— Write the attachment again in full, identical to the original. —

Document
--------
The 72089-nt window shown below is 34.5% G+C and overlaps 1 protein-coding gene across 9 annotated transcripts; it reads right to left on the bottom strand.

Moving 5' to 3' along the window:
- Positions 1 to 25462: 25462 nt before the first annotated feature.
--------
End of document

The 72089-nt window shown below is 34.5% G+C and overlaps 1 protein-coding gene across 9 annotated transcripts; it reads right to left on the bottom strand.

Moving 5' to 3' along the window:
- Positions 1 to 25462: 25462 nt before the first annotated feature.